Remove the looser and keep the winner

For many it is worse than having a tooth pulled to sell a stock for a price lower than what they paid for it. If you buy a stock for $20 and it drops to $10, so long as you don’t sell, then it can be referred to as an unrealized loss. In this case you can say to your spouse, Don’t worry, dear. It’s going to come back. Similarly, many can’t wait to sell as soon as they can see daylight between the purchase price and the current price. If the price has gone up be a few dollars, they want to sell and lock in the profit.

We referred to this as watering the weeds and pulling up the flowers. They are examples of what I call investor diseases. The disease of holding on to your losers I call get-evenitis. The disease of selling winners I call consolidatus profitus. We found that people tended to trade out of winners into stocks that performed less well. In the opposite direction, the study showed that the losers in their portfolio tended to continue to underperform. It was really the case that once a loser, always a loser.

We found that people would have been better to sell their losers and keep their winners. Instead, they did the opposite, namely keep their losers and sell their

Suppose two simple changes were made: the investors sold their losers and held on to their winners. On average, the study showed that their average annual performance would have gone up by almost five percent per year.

The difference between the two strategies is even more marked when taxes are taken into account. When you claim a loss you are getting a tax rebate and so you want this as early as possible. In contrast, with a profit you are paying tax so you want to delay this as long as possible. But, as we just learned, the average investor tends to take profits early and losses late ending up on the wrong side of the taxman.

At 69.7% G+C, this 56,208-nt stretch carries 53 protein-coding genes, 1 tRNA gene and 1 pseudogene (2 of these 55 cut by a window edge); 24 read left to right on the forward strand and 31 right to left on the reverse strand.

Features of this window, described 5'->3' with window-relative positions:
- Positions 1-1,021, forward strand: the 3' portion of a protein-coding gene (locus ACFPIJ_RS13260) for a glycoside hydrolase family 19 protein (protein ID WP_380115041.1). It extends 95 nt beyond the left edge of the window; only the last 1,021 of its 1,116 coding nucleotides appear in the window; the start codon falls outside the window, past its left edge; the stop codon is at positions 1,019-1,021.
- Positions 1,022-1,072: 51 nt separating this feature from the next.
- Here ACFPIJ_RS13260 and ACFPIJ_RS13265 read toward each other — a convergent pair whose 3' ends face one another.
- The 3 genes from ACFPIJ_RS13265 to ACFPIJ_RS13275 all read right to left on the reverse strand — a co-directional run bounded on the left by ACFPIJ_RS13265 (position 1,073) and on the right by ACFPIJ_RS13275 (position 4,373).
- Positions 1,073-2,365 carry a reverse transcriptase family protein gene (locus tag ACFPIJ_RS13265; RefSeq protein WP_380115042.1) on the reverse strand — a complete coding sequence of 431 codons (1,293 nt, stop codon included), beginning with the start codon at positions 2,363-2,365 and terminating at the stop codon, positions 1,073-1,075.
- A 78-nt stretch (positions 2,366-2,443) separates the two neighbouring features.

This gives us confirmation of secret number eight: Remove the looser and keep the winner not the other way around. Of course, this is an oversimplification. There are times when it is better to keep a stock when the price has gone down. In fact, it may well make sense to buy more. At other times, it is better to sell a stock after it has gone up. Each case has to be treated on its own merits.

This leads to the question. Just when should you sell? A large survey carried out by the Australian Stock Exchange showed that investors found it much harder to know when to sell than when to buy. Similar results were found in a survey of nearly 300 investors that I carried out. Almost 50 percent said that they either regularly worry or constantly worry about when to sell their stocks.

The general rule which is full of common sense is - Sell only when you can be very confident that you can do significantly better with your money in another stock. The problem is to be able to determine when this is the case.

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